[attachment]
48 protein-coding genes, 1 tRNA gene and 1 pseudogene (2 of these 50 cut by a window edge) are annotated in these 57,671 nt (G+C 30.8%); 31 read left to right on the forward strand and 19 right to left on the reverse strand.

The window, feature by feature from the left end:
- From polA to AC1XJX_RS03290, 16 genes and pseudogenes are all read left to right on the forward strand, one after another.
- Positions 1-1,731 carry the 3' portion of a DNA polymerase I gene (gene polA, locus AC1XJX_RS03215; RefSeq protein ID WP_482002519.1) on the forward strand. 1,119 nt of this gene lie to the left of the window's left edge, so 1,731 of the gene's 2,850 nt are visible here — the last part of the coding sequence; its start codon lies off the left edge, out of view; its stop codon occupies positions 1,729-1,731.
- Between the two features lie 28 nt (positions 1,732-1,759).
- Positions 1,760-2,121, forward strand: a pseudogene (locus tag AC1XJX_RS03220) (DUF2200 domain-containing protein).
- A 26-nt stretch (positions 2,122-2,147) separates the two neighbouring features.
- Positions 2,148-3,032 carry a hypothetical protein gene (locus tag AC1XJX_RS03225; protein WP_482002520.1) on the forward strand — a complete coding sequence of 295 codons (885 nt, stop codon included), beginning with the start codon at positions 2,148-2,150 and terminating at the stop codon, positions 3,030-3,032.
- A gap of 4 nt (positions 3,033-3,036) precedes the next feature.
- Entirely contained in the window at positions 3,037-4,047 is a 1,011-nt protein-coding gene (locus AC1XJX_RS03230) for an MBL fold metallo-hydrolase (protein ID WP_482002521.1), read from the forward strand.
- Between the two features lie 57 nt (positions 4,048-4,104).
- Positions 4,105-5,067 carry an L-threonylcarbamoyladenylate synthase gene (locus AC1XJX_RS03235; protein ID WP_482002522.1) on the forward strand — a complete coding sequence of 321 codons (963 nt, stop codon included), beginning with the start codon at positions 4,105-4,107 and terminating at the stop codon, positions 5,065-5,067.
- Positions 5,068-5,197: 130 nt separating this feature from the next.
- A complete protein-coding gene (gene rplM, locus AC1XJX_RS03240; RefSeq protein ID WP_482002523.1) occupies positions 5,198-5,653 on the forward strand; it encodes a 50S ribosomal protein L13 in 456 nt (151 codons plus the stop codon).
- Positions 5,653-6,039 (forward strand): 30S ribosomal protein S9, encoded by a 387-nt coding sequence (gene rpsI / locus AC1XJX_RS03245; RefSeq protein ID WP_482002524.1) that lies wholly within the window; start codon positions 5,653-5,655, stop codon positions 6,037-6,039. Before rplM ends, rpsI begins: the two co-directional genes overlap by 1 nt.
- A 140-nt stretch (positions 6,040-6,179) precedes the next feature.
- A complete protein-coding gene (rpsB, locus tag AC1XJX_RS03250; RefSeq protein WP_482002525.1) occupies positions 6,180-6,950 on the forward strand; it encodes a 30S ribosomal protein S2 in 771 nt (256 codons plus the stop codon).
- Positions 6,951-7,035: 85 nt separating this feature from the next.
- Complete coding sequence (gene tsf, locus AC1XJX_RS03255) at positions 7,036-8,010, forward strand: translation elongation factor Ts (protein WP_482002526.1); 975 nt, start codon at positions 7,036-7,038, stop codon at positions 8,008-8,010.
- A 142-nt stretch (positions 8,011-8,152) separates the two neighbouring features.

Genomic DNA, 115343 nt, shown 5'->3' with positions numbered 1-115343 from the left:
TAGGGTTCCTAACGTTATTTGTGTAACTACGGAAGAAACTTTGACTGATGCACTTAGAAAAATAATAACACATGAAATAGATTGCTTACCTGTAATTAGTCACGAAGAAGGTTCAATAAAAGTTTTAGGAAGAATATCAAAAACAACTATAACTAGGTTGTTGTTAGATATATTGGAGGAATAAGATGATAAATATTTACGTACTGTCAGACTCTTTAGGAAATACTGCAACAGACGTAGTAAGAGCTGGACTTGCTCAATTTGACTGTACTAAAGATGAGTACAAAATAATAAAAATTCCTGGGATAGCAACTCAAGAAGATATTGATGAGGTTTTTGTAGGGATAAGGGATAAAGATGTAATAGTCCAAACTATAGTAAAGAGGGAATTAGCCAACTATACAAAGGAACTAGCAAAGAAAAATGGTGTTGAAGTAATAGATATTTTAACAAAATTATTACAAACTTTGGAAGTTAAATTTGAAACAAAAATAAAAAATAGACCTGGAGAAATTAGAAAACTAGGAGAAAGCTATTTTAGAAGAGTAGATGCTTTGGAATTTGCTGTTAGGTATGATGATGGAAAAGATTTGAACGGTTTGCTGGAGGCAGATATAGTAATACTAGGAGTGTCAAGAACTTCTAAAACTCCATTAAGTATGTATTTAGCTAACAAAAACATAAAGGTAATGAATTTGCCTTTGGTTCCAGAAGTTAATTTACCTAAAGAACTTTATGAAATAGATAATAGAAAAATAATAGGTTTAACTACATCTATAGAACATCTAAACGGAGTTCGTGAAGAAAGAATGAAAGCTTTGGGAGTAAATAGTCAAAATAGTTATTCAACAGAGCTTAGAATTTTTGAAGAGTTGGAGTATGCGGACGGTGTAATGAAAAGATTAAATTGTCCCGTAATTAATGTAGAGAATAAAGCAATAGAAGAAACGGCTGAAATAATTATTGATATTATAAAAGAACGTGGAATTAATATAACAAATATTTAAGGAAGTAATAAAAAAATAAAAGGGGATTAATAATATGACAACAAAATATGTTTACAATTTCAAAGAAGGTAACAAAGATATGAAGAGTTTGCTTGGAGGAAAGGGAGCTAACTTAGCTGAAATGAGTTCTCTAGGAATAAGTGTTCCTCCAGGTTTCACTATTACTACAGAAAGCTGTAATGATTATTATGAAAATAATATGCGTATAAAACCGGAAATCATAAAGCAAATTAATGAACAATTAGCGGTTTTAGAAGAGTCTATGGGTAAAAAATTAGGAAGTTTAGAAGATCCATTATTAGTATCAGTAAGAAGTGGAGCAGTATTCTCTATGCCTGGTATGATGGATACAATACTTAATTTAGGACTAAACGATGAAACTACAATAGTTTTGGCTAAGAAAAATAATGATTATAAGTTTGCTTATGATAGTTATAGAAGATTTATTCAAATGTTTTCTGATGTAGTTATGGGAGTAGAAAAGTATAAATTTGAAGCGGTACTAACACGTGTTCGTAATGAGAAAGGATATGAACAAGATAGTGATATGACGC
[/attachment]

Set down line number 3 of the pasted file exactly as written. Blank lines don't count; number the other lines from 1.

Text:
- From polA to AC1XJX_RS03290, 16 genes and pseudogenes are all read left to right on the forward strand, one after another.